But migrating the flagship Capital One Mobile App to the cloud was no small task. It was decidedly not a “lift and shift” project. Transferring operations to the cloud demanded a full re-architecture of our orchestration systems, including many of the support tools around them.

As we looked to leverage our modern tech stack to continue meeting rising customer expectations, one crucial part of our progress was using machine learning to improve the Capital One Mobile App’s resiliency and optimization.

Building Resiliency into the Capital One Mobile App

First things first - what is resilience? Resilience is an outcome, a property of an app or a piece of software that has been well architected, tested, and has the right level of automation to provide seamless user experiences. Ideally, we want resilient applications to have the ability to adapt to the changes seamlessly, identify and recover from failures without human intervention, and to do so consistently and not at the cost of user experiences. Building in the cloud is conducive to building resilient apps due to the regional autonomy, redundancy, and data insights that cloud providers offer. But none of this is automatic, and it has to be purposefully architected for.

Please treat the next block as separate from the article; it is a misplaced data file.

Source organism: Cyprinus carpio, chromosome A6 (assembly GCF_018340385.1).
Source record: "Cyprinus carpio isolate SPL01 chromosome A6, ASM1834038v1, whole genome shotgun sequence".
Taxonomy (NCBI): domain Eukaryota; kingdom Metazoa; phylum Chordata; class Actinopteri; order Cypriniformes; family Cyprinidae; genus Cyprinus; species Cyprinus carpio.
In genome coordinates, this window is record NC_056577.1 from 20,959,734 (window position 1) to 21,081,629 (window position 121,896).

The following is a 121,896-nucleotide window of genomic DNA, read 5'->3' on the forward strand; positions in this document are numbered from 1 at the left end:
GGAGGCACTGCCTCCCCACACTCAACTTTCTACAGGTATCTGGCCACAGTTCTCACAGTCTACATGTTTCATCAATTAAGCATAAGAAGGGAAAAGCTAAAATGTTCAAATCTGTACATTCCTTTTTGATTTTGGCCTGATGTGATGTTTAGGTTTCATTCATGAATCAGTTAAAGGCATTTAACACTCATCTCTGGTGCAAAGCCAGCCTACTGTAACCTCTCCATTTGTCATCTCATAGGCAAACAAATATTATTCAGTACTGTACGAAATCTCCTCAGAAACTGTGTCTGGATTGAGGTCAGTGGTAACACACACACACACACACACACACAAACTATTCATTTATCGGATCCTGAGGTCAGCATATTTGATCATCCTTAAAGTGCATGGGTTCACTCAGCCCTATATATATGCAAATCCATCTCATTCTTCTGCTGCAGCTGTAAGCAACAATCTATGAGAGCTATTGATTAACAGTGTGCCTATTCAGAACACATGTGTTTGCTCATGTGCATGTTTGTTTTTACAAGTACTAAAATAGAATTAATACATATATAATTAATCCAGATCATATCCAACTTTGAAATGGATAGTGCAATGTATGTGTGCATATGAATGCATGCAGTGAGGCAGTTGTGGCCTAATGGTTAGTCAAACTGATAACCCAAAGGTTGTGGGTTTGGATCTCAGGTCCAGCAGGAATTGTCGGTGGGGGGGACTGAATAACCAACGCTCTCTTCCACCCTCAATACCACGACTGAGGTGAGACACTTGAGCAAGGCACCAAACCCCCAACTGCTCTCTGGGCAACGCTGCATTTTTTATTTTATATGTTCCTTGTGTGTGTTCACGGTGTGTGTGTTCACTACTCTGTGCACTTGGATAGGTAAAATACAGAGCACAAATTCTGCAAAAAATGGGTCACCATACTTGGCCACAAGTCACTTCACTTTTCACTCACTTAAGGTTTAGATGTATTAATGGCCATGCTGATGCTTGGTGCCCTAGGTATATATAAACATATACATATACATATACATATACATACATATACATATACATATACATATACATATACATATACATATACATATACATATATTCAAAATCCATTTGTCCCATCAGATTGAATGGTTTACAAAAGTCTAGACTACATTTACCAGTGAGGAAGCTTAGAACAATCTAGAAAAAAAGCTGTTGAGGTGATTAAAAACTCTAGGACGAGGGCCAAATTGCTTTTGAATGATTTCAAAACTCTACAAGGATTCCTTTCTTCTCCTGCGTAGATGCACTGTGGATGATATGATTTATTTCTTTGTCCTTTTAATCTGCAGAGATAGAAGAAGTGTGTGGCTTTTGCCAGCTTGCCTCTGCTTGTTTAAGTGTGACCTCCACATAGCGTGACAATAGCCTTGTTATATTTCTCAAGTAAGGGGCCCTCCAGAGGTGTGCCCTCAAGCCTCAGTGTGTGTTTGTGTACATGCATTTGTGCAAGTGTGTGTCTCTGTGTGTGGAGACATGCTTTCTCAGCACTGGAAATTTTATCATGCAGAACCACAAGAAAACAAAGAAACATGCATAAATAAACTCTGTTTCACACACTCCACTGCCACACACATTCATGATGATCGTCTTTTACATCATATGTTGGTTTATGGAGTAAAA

There are many ways to deliver and architect for that resiliency — and because we are an open-source first organization, we opted for tools from those forward-leaning organizations such as Netflix Eureka and HashiCorp ConsulHashicorp Nomad, and Fabio help us achieve our resiliency goals for the Capital One Mobile App.